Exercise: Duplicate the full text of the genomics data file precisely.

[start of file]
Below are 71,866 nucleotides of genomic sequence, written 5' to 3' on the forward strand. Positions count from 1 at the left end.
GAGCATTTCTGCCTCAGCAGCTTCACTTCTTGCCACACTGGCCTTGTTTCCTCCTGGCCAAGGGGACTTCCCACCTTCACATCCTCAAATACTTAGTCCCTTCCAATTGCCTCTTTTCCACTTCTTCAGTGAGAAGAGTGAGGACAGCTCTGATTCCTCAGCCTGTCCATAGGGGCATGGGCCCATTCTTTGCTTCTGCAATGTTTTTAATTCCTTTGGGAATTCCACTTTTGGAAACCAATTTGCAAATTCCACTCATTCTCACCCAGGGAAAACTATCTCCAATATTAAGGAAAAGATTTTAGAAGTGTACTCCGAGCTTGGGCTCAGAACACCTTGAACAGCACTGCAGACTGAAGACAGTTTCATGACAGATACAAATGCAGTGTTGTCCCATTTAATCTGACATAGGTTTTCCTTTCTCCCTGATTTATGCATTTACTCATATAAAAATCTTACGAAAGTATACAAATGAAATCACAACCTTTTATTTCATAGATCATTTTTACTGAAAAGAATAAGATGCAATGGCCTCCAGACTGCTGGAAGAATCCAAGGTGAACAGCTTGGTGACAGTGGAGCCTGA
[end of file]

Below are 71,866 nucleotides of genomic sequence, written 5' to 3' on the forward strand. Positions count from 1 at the left end.
GAGCATTTCTGCCTCAGCAGCTTCACTTCTTGCCACACTGGCCTTGTTTCCTCCTGGCCAAGGGGACTTCCCACCTTCACATCCTCAAATACTTAGTCCCTTCCAATTGCCTCTTTTCCACTTCTTCAGTGAGAAGAGTGAGGACAGCTCTGATTCCTCAGCCTGTCCATAGGGGCATGGGCCCATTCTTTGCTTCTGCAATGTTTTTAATTCCTTTGGGAATTCCACTTTTGGAAACCAATTTGCAAATTCCACTCATTCTCACCCAGGGAAAACTATCTCCAATATTAAGGAAAAGATTTTAGAAGTGTACTCCGAGCTTGGGCTCAGAACACCTTGAACAGCACTGCAGACTGAAGACAGTTTCATGACAGATACAAATGCAGTGTTGTCCCATTTAATCTGACATAGGTTTTCCTTTCTCCCTGATTTATGCATTTACTCATATAAAAATCTTACGAAAGTATACAAATGAAATCACAACCTTTTATTTCATAGATCATTTTTACTGAAAAGAATAAGATGCAATGGCCTCCAGACTGCTGGAAGAATCCAAGGTGAACAGCTTGGTGACAGTGGAGCCTGA